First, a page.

When the gurus talk about their recipes for happy workers, they seldom mention technology. Information technology is normally only discussed in terms of productivity. But it turns out employers looking for a happy (and productive) workforce ignore technology at their cost.
“Lifestyle IT” reaches the office
Technology is marketed as aspirational. Phones are not sold to consumers as something they can use to make calls. New computers are not marketed in terms of being able to open Microsoft Word faster than their predecessors. Consumers are persuaded to buy technology because it will enhance their lifestyle.
That idea of technology offering something more than plain functionality infiltrated the office a few years ago. Just over 40 percent of employees say having the latest and greatest technology is “very important” to them.
Use it or lose them
One out of four employees say the quality of the technology in the workplace would influence their decision to stay with one employer or move to another. This is even truer at the management level. Management expects the best technology. If they do not get it, they are more likely to leave.
What to do?
IT decision makers had plenty to juggle before being told their decisions affect employee happiness and retention. There are some quick fixes.
First, hear them
Employees report being disgruntled not to be included in IT decisions. Less than half of employees feel decision makers take their views into account when selecting technology.
A simple first step to improve employee engagement is to talk to them about the technology they need to do their jobs. You don’t know until you try whether consulting employees will cost you more. They might want something different, not something more expensive. Even if it cannot be done, you have provided a forum to explain why.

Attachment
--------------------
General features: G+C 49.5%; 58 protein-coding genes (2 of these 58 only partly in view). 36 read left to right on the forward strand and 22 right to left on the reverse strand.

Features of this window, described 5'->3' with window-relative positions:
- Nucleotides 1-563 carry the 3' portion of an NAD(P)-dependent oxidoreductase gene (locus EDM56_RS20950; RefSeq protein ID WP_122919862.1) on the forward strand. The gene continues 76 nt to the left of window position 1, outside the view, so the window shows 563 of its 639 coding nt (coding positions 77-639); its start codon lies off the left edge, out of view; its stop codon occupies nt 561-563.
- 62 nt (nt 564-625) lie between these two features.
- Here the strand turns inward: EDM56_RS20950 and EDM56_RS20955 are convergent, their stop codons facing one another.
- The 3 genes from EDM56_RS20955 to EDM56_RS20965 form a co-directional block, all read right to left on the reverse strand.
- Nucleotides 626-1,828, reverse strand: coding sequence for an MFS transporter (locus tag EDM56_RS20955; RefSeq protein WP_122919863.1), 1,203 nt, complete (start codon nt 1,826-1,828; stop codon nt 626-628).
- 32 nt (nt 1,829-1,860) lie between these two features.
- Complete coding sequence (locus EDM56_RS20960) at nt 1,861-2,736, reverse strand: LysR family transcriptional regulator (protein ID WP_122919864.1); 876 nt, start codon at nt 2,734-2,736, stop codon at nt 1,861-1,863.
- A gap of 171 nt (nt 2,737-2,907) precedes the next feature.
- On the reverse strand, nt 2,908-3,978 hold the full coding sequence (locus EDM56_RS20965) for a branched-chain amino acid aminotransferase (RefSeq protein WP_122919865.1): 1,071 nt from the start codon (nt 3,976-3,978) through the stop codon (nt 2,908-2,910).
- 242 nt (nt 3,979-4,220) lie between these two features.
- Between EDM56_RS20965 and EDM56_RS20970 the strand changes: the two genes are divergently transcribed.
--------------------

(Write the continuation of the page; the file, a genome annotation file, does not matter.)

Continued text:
Second, enable them
More than half of employees are using their own devices for work or expect to do so in the future. Letting them do so could relieve some of the pressure on you. It is one reason 54 percent of companies globally are allowing BYOD.
The key is to allow it in a structured way. If you forbid it, there is a chance employees will do it anyway. That opens holes in security. Even of companies that formally allow BYOD, only 27 percent are securing the personal devices. Policies, permissions, and structure are important.
The idea of engaging employees in dialogue about a subject as involved as business technology might not seem appealing. The financial rewards, however, can be attractive. In some organisations, even the slightest uptick in retention rates can be significant.
The same is true when it comes to employee happiness and productivity. And with consumers being better educated about technology than ever, you might just learn something too.